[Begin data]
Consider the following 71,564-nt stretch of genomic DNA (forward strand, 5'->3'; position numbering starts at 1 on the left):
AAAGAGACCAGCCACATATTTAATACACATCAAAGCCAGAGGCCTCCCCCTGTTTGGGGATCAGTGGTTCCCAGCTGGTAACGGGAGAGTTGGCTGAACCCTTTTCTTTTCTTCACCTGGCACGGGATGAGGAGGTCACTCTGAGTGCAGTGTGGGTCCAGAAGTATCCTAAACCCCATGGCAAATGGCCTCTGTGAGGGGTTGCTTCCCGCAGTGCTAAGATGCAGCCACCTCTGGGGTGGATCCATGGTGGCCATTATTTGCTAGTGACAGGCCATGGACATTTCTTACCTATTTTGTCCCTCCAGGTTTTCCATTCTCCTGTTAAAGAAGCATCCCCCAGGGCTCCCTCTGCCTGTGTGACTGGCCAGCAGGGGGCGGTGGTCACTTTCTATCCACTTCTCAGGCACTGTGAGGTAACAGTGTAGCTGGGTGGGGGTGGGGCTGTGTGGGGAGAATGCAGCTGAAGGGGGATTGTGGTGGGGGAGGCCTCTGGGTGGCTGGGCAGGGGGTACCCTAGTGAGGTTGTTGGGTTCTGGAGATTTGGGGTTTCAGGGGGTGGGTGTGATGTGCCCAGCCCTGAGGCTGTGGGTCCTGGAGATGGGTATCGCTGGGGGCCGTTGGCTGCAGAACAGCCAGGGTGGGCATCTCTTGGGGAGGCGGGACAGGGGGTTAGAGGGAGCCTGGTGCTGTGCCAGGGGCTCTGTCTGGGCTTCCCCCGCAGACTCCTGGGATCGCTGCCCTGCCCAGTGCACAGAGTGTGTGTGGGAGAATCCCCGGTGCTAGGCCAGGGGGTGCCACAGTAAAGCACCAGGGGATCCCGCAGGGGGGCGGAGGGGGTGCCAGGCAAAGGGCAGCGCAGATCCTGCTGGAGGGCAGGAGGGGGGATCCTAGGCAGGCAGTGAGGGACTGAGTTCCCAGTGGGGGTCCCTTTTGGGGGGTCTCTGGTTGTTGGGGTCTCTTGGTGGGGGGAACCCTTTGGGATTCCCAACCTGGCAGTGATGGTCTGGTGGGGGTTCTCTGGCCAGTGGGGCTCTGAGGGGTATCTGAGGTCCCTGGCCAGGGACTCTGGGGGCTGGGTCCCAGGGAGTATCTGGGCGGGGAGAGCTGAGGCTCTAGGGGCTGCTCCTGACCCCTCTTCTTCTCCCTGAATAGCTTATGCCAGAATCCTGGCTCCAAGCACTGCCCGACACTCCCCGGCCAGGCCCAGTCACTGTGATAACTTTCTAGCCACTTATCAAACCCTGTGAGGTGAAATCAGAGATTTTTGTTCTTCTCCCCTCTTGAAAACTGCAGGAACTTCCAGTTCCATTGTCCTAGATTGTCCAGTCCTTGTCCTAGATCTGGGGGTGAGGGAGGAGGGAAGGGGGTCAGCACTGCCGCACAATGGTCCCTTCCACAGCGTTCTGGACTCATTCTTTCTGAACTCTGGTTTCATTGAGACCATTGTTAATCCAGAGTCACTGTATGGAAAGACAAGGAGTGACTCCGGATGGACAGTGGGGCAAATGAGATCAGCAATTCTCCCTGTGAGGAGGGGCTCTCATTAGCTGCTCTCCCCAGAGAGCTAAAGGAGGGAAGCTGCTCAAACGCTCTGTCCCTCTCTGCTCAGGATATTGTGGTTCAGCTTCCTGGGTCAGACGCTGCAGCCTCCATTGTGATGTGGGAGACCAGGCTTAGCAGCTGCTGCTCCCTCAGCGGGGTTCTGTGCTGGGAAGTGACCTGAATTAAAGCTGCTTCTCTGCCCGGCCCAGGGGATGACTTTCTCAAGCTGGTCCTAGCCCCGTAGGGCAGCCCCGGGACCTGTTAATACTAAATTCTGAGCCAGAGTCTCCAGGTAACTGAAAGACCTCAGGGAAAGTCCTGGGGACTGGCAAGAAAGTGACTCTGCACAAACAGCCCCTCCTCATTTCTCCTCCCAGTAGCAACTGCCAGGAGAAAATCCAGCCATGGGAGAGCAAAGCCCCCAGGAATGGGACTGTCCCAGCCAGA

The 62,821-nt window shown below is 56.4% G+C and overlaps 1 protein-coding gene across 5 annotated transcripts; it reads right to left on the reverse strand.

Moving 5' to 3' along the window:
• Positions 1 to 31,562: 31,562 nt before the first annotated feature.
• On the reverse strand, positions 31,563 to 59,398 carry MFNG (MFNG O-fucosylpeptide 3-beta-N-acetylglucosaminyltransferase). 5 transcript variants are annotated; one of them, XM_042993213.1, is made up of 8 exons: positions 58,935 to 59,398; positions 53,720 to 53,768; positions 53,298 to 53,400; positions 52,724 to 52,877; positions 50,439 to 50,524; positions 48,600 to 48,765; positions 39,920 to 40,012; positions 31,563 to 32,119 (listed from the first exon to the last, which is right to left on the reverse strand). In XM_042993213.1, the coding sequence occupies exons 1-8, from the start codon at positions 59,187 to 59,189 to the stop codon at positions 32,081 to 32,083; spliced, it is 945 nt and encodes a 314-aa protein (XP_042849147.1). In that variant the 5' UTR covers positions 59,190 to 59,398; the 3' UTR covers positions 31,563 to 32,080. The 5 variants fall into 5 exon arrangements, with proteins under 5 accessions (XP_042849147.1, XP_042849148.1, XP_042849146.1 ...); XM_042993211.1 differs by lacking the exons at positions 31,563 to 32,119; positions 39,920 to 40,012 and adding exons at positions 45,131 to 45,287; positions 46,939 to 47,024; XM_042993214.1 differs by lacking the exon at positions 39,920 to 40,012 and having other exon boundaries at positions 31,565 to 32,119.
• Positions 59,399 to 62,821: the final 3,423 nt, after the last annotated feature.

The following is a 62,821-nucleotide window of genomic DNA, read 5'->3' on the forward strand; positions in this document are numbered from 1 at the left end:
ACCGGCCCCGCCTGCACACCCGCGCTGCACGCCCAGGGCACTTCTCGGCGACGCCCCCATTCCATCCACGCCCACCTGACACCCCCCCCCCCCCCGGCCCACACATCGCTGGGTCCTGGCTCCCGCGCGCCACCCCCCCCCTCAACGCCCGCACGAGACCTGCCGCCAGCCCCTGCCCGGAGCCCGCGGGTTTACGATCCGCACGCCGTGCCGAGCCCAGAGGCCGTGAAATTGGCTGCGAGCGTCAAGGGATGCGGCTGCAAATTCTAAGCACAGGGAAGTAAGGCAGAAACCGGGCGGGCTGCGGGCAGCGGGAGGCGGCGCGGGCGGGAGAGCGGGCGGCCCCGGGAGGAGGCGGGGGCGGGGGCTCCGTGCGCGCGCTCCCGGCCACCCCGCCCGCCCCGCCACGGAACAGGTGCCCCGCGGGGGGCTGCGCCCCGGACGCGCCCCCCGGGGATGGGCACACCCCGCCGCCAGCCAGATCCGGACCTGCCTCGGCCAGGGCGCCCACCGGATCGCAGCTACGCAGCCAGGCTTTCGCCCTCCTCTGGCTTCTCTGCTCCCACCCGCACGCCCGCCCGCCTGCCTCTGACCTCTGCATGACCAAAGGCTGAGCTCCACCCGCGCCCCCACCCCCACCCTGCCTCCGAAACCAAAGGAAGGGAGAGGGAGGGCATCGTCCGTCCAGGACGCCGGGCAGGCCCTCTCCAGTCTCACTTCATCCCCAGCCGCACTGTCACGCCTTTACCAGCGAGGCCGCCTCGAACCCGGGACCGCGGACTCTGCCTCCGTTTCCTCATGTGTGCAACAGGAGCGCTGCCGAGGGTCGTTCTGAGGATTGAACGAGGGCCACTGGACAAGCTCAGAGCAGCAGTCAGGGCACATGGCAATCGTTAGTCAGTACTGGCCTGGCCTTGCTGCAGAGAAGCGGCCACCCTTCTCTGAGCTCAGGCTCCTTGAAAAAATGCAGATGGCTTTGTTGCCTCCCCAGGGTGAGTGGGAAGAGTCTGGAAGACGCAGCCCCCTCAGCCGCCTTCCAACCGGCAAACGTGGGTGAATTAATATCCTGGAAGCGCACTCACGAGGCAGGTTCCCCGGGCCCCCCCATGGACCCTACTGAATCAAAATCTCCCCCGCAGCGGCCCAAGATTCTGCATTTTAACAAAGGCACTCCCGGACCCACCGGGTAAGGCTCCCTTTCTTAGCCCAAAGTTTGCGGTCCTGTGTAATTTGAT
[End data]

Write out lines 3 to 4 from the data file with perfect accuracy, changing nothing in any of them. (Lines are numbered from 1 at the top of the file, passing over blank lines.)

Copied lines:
The 62,821-nt window shown below is 56.4% G+C and overlaps 1 protein-coding gene across 5 annotated transcripts; it reads right to left on the reverse strand.

Moving 5' to 3' along the window: